Saturday, October 30, 2021

Dr Ellie helpfully exposes bias of “standard NHS advice” about antidepressants

Dr Ellie Cannon found it weird that she was criticised for giving what she considers standard NHS advice about antidepressants on the This Morning TV programme (see her Mail on Sunday article). Although I had some concerns about the wording in places, I was one of the signatories to an Open Letter to This Morning about the segment on the programme in which she appeared.

I don’t want to undermine her faith in antidepressants as she takes them herself, but I do think it is important that patients are given correct information to help them make decisions about antidepressants with their doctor. I’m not convinced Dr Ellie understands the criticisms of what she said by labelling them “anti-psychiatry”. Although she may have been trying to dispel myths, she has perpetuated the myth that depression is due to a “chemical imbalance” in the brain (see eg. previous post). She’s not the only doctor that misleads her patients in this way.

Friday, October 29, 2021

Radical reform of Mental Heath Act

Several of the posts on this blog over the last few years have been on reform of the Mental Health Act in England and Wales, following the independent review chaired by Simon Wessely (see previous post) and the consultation by the UK government on a White paper (see another previous post). Scotland is pursuing its own reforms (see previous post). 

Involuntary mental health treatment must be implemented respecting people’s dignity and their civil and political rights. Complete removal of compulsion, if it can be achieved, will have to be progressively realised, and it should be possible to do this so that it is compliant with the United Nations Convention on the Rights of Persons with Disabilities (UNCRPD). Risk in mental health services is not necessarily best managed by increasing coercion (see eg. previous post).

A new Bill is likely to be presented to parliament next year. The government has decided there will not be a draft Bill for pre-legislative scrutiny. This may be unfortunate as there is apparently considerable uncertainty about the development of policy proposals (see my summary of White paper and government's response to consultation). I fear the Bill may not even go as far as the White paper if there is not sufficient discussion. For example, it's not clear to me how family interests will be protected if the Nominated Person replacing the Nearest Relative is not a family member. Nor do I think it is necessarily sensible to extend holding powers to Accident and Emergency departments. I have deliberately chosen examples which may have appeared to be simple and uncontroversial to show that as far as I can see multiple issues still need to be resolved. How learning disability and autism may no longer be considered as mental disorders for treatment (see eg. another previous post) would be an example of a more complex unresolved problem.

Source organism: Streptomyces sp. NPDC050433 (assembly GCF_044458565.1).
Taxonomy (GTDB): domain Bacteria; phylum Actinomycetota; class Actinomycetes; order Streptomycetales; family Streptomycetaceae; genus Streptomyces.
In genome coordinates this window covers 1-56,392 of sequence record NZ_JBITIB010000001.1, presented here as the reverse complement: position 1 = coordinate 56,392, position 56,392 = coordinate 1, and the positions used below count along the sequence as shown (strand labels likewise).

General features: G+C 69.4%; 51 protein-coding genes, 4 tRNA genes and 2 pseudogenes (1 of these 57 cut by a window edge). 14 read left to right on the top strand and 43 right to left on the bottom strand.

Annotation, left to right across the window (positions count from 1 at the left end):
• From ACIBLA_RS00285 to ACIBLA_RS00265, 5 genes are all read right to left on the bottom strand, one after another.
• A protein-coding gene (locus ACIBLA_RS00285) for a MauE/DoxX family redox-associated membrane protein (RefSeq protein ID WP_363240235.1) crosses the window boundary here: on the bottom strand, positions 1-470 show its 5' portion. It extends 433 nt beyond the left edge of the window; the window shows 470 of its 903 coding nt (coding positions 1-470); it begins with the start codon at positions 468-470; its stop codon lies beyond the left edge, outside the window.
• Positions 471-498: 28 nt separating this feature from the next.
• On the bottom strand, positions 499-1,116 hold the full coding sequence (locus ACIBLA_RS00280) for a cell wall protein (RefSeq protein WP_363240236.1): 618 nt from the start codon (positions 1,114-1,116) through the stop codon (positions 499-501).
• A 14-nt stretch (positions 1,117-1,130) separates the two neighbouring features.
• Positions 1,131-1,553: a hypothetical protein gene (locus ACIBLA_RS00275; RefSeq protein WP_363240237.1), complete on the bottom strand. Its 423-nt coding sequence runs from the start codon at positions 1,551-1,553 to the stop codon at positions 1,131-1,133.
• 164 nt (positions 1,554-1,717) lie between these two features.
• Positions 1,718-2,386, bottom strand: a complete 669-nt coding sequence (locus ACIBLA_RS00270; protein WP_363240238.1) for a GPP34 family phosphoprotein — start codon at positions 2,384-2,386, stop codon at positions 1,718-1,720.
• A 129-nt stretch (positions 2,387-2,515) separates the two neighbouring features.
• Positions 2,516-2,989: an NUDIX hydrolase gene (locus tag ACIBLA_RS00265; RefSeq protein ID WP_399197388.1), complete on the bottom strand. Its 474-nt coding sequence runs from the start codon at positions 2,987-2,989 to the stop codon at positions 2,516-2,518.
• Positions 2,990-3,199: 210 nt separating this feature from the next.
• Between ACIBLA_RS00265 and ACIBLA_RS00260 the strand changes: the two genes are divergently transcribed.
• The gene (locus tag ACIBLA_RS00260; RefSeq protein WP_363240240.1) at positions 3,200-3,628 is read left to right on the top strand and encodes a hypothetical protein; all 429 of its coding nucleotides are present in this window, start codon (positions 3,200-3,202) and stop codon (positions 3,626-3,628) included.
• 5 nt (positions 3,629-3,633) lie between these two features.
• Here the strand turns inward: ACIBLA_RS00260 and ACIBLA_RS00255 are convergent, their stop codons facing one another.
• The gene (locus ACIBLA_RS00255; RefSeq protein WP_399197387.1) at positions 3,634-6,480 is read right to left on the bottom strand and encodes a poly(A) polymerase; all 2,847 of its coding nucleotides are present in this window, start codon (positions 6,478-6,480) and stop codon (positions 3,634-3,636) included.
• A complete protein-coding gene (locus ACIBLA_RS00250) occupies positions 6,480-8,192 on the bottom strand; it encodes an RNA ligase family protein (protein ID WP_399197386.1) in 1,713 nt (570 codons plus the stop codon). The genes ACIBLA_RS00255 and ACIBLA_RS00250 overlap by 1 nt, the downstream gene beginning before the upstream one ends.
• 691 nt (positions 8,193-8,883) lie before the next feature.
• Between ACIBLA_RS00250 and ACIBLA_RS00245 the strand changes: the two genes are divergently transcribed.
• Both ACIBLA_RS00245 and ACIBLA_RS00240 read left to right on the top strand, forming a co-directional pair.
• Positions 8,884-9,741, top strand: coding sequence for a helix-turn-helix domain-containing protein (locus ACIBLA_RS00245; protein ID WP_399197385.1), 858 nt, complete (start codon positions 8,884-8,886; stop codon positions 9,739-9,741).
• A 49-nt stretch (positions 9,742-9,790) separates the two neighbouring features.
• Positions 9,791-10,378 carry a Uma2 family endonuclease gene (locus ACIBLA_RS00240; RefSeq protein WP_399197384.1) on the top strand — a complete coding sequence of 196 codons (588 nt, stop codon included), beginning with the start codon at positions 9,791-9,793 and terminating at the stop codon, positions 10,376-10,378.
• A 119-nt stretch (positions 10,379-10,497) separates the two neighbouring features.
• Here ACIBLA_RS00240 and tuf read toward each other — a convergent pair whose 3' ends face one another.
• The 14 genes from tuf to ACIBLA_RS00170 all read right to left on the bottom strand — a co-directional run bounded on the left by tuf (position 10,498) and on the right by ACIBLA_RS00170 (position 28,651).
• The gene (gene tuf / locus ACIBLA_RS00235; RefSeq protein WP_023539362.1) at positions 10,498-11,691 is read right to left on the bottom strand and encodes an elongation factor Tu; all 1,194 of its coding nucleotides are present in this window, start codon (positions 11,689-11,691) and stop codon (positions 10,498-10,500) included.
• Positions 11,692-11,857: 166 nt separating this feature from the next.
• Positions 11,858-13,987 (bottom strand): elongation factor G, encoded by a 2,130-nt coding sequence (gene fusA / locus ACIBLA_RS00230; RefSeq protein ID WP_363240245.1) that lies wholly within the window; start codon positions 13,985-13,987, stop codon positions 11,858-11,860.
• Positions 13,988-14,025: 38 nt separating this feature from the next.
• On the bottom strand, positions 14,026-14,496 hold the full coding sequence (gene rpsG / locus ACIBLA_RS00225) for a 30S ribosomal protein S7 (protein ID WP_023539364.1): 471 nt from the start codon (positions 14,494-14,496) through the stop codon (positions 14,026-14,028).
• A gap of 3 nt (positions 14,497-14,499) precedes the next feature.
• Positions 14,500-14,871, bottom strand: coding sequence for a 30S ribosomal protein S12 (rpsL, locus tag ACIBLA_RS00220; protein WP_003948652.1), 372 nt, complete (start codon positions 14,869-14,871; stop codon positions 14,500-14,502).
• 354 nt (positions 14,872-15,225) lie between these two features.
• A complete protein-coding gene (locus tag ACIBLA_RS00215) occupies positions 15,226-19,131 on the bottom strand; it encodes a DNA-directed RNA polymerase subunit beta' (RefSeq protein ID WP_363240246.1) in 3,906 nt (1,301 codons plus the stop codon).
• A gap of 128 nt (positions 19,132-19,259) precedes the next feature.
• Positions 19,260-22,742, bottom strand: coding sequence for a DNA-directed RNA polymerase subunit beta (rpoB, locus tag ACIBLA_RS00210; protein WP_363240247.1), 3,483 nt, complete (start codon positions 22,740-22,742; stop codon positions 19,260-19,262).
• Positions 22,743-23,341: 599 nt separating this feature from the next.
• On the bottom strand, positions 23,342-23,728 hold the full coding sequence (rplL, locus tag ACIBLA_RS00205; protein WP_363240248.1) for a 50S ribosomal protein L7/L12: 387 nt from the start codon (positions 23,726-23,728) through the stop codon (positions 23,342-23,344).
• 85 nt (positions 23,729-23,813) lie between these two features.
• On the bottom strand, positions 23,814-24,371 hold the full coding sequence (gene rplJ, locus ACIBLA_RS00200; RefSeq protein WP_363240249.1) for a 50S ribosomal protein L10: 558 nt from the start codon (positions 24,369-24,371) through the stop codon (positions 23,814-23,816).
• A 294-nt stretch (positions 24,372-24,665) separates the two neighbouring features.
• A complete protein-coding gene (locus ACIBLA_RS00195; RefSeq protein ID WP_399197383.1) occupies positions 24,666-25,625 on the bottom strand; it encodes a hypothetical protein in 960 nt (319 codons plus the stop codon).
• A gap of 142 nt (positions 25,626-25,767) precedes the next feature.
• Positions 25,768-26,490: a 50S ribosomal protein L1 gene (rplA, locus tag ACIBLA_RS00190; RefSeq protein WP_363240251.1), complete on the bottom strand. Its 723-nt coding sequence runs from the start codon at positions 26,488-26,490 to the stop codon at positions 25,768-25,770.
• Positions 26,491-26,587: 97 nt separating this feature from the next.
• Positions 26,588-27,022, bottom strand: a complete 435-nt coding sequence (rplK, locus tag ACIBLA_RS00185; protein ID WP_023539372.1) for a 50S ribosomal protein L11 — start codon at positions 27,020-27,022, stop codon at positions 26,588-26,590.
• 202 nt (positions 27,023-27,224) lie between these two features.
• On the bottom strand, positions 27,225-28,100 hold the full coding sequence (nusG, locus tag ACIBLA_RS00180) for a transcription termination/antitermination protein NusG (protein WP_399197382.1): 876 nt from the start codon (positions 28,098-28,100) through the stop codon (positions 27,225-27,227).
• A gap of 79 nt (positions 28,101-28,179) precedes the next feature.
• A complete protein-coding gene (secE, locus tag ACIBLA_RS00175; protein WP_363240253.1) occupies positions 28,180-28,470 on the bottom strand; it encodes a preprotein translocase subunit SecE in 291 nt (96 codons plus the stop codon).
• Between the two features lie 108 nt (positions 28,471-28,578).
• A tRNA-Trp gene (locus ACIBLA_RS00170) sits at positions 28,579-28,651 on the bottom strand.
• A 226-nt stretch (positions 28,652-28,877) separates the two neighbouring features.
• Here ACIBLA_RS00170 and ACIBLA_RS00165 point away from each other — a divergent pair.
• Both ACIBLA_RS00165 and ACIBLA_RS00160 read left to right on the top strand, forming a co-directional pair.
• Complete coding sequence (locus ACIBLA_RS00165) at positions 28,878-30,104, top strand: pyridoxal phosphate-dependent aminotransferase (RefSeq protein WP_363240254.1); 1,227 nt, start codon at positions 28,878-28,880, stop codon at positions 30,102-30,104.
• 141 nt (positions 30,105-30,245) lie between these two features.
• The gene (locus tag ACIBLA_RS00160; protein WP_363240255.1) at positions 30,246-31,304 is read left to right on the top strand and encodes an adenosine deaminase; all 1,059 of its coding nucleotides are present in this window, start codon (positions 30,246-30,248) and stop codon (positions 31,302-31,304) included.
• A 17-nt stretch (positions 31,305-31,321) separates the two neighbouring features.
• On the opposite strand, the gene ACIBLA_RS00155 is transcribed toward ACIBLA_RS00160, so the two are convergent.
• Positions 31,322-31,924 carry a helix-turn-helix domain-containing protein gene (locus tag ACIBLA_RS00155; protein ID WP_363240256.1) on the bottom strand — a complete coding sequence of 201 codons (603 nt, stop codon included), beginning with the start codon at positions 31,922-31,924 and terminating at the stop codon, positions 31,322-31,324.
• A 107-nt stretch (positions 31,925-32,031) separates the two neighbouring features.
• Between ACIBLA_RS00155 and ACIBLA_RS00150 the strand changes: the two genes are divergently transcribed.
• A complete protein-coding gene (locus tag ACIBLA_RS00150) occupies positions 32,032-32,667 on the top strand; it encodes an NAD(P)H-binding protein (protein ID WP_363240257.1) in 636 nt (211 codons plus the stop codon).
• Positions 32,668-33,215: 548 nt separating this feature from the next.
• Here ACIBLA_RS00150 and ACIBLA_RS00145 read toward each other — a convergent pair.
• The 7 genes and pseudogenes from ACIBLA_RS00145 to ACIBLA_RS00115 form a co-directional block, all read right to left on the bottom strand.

Particular issues I have been promoting on this blog include:-

  1. Expanding Mental Health Tribunal powers to decisions about treatment as well as detention (see eg. previous post)
  2. Considering a national advocacy service to include Independent Mental Health Advocates (IMHAs), mental health lawyers and independent experts (see previous post)
  3. Repealing Community Treatment Orders (CTOs) (see eg. previous post)
  4. Abolishing Second Opinion Approved Doctors (SOADs) (see eg. previous post) and
  5. Prohibiting civil detentions (part II cases) to secure facilities (see eg. previous post)

I understand that the government does not want to reopen issues about reform of the Mental Health Act considering the protest caused by what was supposed to have been a root and branch reform of the Act producing a green paper in 1999 that led to the compromise of the 2007 amendments (see eg. letter from my MP at the time). Nonetheless I do think there are fundamental issues about the rights of people with mental health problems that do need proper debate.

Monday, October 25, 2021

Evidence about antidepressant withdrawal

Vinkers et (2021) helpfully discuss the evidence related to antidepressant withdrawal. As they say:

When faced with the possibility of discontinuation, patients, their family members and physicians fear recurrence of the disorder, and might also fear antidepressant discontinuation symptoms [see eg. previous post] .... The importance and prevalence of antidepressant discontinuation contrast largely with the limited scientific evidence and clinical attention for this topic. ... [D]iscussions ... are particularly driven by opinions or personal experiences rather than evidence.